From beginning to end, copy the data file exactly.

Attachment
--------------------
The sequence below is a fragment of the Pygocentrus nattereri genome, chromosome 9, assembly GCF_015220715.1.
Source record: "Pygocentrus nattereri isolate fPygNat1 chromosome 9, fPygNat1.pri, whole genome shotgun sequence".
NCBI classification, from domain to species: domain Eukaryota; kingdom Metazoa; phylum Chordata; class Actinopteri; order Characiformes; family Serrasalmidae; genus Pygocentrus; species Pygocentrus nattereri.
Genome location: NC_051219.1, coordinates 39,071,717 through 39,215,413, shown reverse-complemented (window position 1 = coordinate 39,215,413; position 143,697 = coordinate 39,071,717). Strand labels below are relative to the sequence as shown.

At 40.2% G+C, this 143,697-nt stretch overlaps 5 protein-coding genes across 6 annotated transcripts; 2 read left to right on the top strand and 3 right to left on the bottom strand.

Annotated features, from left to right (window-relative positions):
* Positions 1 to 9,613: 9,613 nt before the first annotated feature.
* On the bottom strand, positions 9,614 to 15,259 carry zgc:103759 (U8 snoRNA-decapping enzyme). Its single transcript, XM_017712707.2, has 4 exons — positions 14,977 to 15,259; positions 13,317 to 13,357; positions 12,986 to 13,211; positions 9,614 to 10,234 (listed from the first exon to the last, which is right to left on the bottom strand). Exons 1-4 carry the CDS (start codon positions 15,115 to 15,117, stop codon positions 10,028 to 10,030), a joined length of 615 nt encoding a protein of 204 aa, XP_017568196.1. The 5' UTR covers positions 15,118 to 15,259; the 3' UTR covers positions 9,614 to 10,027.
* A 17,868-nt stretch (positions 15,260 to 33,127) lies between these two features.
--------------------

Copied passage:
The sequence below is a fragment of the Pygocentrus nattereri genome, chromosome 9, assembly GCF_015220715.1.
Source record: "Pygocentrus nattereri isolate fPygNat1 chromosome 9, fPygNat1.pri, whole genome shotgun sequence".
NCBI classification, from domain to species: domain Eukaryota; kingdom Metazoa; phylum Chordata; class Actinopteri; order Characiformes; family Serrasalmidae; genus Pygocentrus; species Pygocentrus nattereri.
Genome location: NC_051219.1, coordinates 39,071,717 through 39,215,413, shown reverse-complemented (window position 1 = coordinate 39,215,413; position 143,697 = coordinate 39,071,717). Strand labels below are relative to the sequence as shown.

At 40.2% G+C, this 143,697-nt stretch overlaps 5 protein-coding genes across 6 annotated transcripts; 2 read left to right on the top strand and 3 right to left on the bottom strand.

Annotated features, from left to right (window-relative positions):
* Positions 1 to 9,613: 9,613 nt before the first annotated feature.
* On the bottom strand, positions 9,614 to 15,259 carry zgc:103759 (U8 snoRNA-decapping enzyme). Its single transcript, XM_017712707.2, has 4 exons — positions 14,977 to 15,259; positions 13,317 to 13,357; positions 12,986 to 13,211; positions 9,614 to 10,234 (listed from the first exon to the last, which is right to left on the bottom strand). Exons 1-4 carry the CDS (start codon positions 15,115 to 15,117, stop codon positions 10,028 to 10,030), a joined length of 615 nt encoding a protein of 204 aa, XP_017568196.1. The 5' UTR covers positions 15,118 to 15,259; the 3' UTR covers positions 9,614 to 10,027.
* A 17,868-nt stretch (positions 15,260 to 33,127) lies between these two features.